24 May What Foods Does Chardonnay Complement Best?
Chardonnay is one of the most famous wines in the world, and like all wines, it is made using a grape variety that has the same name. As a result of its extreme popularity, this green-skinned grape is grown in high quantities for the production of white wine.
This grape is used to make several sparkling wines like Champagne, which is the world’s favourite celebratory drink. By itself, the fruit has a very neutral flavour. As a result of this, the oak and terroir influence the flavour of the wine. These wines are divided into two categories based on the climate of the region where they are grown:
Types of Chardonnay based on the climate
#1 Cool Climate Chardonnay
Wines that are produced in Chablis, a globally-renowned Burgundy region in France, are usually light to medium-bodied. They are bright, crisp and renowned for their sour notes. Like any popular wine, different brands offer wines of different flavours and aromas. However, apple and pear are the most common flavours. The acidity level of these wines is medium-high and cool climate Chardonnays are famous for their minerality.
#2 Warm Climate Chardonnay
These wines come from the Adelaide Hills located in Australia & Marlborough (New Zealand). The oak influences the flavour of warm climate Chardonnay and the aging process makes it more full-bodied and robust. Unlike Chardonnays that are made in cool climates, these wines are rich. They are much fruiter and full of tropical characters like peach and melon and have medium-low acidity levels.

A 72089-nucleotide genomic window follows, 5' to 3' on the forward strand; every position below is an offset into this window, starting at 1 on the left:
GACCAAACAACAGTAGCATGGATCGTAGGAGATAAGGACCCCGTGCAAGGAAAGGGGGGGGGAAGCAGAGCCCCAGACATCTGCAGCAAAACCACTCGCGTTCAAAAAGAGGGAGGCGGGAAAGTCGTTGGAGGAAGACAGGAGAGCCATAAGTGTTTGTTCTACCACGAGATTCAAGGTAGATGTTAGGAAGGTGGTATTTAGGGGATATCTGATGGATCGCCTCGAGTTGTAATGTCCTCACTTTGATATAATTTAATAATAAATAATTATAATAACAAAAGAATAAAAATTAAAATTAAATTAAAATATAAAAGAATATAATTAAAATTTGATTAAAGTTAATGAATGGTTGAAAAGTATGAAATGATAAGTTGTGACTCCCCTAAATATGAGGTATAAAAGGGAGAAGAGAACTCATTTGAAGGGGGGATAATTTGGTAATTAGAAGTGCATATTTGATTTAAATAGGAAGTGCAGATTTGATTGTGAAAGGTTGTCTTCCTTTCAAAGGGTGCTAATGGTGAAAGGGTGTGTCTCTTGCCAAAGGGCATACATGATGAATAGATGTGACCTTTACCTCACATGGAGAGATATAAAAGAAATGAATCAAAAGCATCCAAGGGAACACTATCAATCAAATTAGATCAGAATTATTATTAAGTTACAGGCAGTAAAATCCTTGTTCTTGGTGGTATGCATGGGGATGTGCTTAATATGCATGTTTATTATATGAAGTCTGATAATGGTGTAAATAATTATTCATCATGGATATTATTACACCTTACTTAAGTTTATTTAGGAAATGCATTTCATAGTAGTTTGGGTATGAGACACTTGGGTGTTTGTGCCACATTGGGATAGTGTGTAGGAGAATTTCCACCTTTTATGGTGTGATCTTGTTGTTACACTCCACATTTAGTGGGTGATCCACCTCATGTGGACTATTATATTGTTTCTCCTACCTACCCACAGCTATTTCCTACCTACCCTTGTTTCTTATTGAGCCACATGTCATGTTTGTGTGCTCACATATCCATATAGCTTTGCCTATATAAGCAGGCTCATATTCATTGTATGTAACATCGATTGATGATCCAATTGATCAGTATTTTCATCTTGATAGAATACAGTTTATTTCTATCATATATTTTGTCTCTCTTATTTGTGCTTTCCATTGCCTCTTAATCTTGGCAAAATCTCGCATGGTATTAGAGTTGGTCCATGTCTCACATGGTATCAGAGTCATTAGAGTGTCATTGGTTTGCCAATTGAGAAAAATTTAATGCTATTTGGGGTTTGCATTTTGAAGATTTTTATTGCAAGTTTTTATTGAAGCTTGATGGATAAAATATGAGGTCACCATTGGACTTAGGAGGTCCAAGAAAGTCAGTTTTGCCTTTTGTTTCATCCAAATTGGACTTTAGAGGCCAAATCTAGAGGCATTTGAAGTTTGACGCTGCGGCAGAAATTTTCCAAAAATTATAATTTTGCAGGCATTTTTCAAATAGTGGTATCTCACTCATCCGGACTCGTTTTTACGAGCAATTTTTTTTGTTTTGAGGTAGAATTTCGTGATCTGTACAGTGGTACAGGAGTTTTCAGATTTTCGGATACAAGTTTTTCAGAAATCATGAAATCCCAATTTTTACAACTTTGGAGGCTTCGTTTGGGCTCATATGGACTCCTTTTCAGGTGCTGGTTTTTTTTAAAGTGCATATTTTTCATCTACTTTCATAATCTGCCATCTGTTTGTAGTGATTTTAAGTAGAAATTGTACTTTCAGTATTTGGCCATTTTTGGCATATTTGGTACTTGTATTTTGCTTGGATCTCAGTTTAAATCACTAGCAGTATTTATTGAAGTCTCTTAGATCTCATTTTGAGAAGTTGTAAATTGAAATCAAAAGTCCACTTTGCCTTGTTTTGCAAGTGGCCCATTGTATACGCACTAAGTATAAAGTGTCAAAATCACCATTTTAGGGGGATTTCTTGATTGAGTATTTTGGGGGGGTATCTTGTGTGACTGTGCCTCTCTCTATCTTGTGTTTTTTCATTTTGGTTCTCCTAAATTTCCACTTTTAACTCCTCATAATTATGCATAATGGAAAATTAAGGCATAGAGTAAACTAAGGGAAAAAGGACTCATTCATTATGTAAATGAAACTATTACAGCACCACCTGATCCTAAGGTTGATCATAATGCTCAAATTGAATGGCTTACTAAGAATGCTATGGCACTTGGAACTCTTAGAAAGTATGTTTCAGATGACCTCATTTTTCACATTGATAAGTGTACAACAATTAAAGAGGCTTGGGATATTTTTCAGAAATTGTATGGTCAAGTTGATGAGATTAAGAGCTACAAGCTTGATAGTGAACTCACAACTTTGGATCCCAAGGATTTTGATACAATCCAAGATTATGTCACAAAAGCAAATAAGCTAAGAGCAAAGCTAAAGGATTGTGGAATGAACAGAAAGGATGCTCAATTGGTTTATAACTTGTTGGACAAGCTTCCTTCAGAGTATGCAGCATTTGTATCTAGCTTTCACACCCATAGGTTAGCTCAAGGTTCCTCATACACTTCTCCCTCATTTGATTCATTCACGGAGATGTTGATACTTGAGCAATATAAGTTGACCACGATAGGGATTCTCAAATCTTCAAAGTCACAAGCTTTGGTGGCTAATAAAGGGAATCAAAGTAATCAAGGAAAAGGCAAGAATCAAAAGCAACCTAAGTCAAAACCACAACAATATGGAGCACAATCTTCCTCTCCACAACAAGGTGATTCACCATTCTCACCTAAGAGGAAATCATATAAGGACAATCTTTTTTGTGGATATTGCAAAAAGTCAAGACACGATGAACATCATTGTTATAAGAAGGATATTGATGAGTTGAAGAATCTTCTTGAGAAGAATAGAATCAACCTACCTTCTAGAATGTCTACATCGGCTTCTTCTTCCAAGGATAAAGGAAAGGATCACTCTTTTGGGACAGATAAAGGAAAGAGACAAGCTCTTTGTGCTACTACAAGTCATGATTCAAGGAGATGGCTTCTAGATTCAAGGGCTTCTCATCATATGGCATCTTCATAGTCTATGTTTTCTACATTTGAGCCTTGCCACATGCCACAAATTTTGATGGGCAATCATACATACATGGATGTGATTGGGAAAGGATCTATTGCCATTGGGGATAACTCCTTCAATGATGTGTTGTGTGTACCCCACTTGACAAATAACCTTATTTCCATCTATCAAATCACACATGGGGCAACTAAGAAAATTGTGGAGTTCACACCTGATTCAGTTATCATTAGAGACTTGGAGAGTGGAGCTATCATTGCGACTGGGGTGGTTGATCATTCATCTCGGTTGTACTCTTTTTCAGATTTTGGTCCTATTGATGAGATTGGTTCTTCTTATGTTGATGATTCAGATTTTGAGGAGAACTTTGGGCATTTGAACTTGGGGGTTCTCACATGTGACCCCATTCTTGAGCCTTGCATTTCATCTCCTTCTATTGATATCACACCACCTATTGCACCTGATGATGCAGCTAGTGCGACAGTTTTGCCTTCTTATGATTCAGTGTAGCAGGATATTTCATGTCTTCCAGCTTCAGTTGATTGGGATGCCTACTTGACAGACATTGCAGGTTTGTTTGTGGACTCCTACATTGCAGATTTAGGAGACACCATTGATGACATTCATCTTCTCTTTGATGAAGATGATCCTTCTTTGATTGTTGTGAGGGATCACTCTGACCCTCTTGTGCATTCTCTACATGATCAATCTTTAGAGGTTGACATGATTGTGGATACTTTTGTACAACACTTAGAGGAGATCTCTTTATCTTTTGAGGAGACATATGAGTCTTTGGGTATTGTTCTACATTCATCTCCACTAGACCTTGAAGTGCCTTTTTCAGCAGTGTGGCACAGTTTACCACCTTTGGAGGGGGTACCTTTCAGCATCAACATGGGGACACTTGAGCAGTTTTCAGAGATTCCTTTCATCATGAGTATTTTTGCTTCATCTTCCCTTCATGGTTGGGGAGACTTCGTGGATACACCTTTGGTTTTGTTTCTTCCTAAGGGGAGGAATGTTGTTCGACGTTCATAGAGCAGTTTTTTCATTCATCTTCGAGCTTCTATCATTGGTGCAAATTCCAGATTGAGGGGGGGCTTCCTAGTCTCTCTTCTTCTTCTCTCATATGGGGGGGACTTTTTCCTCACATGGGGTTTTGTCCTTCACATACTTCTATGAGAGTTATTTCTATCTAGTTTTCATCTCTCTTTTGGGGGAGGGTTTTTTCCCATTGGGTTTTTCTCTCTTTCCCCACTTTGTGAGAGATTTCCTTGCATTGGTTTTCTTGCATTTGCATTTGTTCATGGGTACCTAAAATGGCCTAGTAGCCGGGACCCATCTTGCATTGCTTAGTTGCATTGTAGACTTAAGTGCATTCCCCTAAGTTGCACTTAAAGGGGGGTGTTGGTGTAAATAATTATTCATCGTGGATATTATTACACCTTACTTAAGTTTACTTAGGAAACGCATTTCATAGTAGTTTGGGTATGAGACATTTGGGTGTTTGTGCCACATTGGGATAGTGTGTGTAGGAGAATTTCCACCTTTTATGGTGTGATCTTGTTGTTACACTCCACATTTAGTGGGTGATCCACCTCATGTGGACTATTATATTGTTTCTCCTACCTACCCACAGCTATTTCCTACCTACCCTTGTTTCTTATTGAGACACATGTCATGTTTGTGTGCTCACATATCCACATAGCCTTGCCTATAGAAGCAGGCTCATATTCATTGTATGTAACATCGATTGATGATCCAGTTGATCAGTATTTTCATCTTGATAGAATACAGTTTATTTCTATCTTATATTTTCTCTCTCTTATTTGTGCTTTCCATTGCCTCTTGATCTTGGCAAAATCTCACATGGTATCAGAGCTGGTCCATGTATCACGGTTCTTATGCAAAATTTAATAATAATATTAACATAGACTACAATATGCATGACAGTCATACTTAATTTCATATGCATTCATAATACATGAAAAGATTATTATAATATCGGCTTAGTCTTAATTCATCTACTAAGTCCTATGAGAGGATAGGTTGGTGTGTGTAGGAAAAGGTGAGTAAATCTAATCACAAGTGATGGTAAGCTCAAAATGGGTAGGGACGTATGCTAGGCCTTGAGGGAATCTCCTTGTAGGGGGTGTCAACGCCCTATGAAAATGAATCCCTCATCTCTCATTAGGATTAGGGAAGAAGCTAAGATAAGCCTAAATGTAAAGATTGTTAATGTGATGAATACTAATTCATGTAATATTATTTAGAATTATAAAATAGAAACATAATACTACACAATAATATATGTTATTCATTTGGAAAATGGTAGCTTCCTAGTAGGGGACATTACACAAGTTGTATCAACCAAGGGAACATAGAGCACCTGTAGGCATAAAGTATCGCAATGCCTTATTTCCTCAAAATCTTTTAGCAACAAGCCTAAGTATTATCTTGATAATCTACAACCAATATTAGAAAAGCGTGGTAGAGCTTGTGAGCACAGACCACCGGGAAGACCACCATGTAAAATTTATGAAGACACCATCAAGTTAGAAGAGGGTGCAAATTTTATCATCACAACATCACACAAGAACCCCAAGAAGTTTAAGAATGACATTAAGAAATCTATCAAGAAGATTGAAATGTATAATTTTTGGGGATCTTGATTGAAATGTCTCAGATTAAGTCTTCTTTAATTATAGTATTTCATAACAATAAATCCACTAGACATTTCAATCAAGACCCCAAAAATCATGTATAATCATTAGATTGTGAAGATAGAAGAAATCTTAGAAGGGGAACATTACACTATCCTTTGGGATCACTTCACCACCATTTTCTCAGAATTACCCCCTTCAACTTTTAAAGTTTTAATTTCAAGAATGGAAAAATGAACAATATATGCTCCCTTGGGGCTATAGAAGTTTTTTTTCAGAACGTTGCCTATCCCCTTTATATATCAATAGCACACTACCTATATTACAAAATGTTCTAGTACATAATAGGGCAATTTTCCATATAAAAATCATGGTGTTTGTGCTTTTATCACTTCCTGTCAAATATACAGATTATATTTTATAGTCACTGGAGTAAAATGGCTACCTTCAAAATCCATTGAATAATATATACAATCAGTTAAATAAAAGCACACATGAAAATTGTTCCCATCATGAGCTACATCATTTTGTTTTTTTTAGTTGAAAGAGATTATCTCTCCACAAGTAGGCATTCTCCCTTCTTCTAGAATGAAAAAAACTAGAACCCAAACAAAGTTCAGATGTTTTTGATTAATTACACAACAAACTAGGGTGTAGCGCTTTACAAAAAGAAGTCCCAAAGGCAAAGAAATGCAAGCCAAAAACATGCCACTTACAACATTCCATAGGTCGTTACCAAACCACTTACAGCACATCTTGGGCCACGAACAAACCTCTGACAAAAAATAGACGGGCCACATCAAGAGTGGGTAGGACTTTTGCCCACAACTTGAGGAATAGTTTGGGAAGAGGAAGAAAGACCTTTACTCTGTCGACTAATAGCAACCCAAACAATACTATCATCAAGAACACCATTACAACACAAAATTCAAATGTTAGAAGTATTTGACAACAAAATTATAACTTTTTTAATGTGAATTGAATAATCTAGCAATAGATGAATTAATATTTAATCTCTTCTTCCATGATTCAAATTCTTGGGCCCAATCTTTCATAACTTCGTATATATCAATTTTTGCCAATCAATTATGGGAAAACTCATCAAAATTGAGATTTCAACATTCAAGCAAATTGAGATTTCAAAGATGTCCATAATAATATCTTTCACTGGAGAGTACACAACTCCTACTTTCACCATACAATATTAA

It is essential to keep in mind that this is a pretty broad classification. While most oaked Chardonnays are produced in warmer areas, it doesn’t necessarily mean that every Chardonnay from these areas is oaked.
Food Pairings That Don’t Work
Chardonnay pairs well with a wide variety of foods. Here we look at some dos and don’ts when it comes to pairing:
Foods that don’t pair well with this wine…
The spices and red chilli seasonings in these foods do not go well with most Chardonnay wines. This is mainly because these dishes overwhelm the character of the wine. Only wines that are oaked heavily are an exception. Foods that include turmeric would make a Chardonnay taste bitter and unpleasant.
Food Pairings That Work
- This wine is perfect for Australians and Kiwis as it complements their love for mild-flavoured seafood. However, a truly great combination is with crabs or scallops. Bay scallop chowder is a heavenly match, and crab cakes go well with it too.
- Tarragon-flavoured foods taste best with Chardonnay wines that are unoaked. Pairing this wine with some creamy tarragon chicken is a great choice.
- A simple Margherita pizza with its milkiness and clean finish Chardonnay is a well-loved combination as well.
- Richer tasting dishes like fish cakes, simple salmon preparations, pasta in a creamy sauce, ham or cheese based salads like Caesar Salad or Chicken Salad are some common dishes that go well with Chardonnay wine.
- Some people also prefer to pair their Chardonnay with mild tasting curries or dishes with a buttery sauce.
It’s a good idea to experiment with food pairings to find something that suits your palate and preferences. You can store Chardonnay for two to three years, while the premium wines can easily be cellared for five to seven years. If you are a serious wine collector, it’s important that you have a custom wine cellar for your precious bottles.
To find out about how Signature Cellars can help you design and build a wine storage solution that can help protect your investment and add value to your home, call us on 1300 570 636 or email email@example.com.
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